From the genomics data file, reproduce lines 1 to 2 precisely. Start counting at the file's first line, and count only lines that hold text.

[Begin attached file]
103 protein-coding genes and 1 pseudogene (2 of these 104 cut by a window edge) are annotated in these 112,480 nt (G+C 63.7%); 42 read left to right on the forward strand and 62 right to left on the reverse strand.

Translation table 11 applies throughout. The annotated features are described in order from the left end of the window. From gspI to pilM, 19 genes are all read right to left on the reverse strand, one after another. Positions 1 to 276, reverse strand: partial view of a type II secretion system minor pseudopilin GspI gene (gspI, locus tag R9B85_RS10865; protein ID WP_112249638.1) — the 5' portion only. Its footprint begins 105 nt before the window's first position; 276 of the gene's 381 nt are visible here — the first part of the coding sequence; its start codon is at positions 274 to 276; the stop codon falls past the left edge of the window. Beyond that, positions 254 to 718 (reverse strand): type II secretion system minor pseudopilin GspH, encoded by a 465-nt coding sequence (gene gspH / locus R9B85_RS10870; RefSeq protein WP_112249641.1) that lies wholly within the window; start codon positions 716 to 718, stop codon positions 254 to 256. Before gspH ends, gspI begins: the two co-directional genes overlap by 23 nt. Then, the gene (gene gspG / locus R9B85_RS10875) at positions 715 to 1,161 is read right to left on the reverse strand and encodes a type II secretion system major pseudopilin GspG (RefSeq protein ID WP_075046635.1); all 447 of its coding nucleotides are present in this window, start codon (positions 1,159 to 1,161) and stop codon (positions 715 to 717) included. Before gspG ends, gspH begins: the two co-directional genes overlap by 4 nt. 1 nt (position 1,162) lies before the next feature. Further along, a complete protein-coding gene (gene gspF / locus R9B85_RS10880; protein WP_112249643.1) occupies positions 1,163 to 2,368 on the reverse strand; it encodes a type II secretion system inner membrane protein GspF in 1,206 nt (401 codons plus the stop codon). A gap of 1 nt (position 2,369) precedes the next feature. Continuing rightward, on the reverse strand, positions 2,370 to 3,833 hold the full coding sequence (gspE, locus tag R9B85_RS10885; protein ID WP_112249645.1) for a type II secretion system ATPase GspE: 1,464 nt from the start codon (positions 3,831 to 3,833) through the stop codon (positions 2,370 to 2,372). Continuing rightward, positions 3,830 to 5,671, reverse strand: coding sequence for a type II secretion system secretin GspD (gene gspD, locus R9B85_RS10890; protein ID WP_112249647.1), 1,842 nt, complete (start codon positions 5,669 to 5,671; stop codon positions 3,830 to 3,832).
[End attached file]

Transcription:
103 protein-coding genes and 1 pseudogene (2 of these 104 cut by a window edge) are annotated in these 112,480 nt (G+C 63.7%); 42 read left to right on the forward strand and 62 right to left on the reverse strand.

Translation table 11 applies throughout. The annotated features are described in order from the left end of the window. From gspI to pilM, 19 genes are all read right to left on the reverse strand, one after another. Positions 1 to 276, reverse strand: partial view of a type II secretion system minor pseudopilin GspI gene (gspI, locus tag R9B85_RS10865; protein ID WP_112249638.1) — the 5' portion only. Its footprint begins 105 nt before the window's first position; 276 of the gene's 381 nt are visible here — the first part of the coding sequence; its start codon is at positions 274 to 276; the stop codon falls past the left edge of the window. Beyond that, positions 254 to 718 (reverse strand): type II secretion system minor pseudopilin GspH, encoded by a 465-nt coding sequence (gene gspH / locus R9B85_RS10870; RefSeq protein WP_112249641.1) that lies wholly within the window; start codon positions 716 to 718, stop codon positions 254 to 256. Before gspH ends, gspI begins: the two co-directional genes overlap by 23 nt. Then, the gene (gene gspG / locus R9B85_RS10875) at positions 715 to 1,161 is read right to left on the reverse strand and encodes a type II secretion system major pseudopilin GspG (RefSeq protein ID WP_075046635.1); all 447 of its coding nucleotides are present in this window, start codon (positions 1,159 to 1,161) and stop codon (positions 715 to 717) included. Before gspG ends, gspH begins: the two co-directional genes overlap by 4 nt. 1 nt (position 1,162) lies before the next feature. Further along, a complete protein-coding gene (gene gspF / locus R9B85_RS10880; protein WP_112249643.1) occupies positions 1,163 to 2,368 on the reverse strand; it encodes a type II secretion system inner membrane protein GspF in 1,206 nt (401 codons plus the stop codon). A gap of 1 nt (position 2,369) precedes the next feature. Continuing rightward, on the reverse strand, positions 2,370 to 3,833 hold the full coding sequence (gspE, locus tag R9B85_RS10885; protein ID WP_112249645.1) for a type II secretion system ATPase GspE: 1,464 nt from the start codon (positions 3,831 to 3,833) through the stop codon (positions 2,370 to 2,372). Continuing rightward, positions 3,830 to 5,671, reverse strand: coding sequence for a type II secretion system secretin GspD (gene gspD, locus R9B85_RS10890; protein ID WP_112249647.1), 1,842 nt, complete (start codon positions 5,669 to 5,671; stop codon positions 3,830 to 3,832).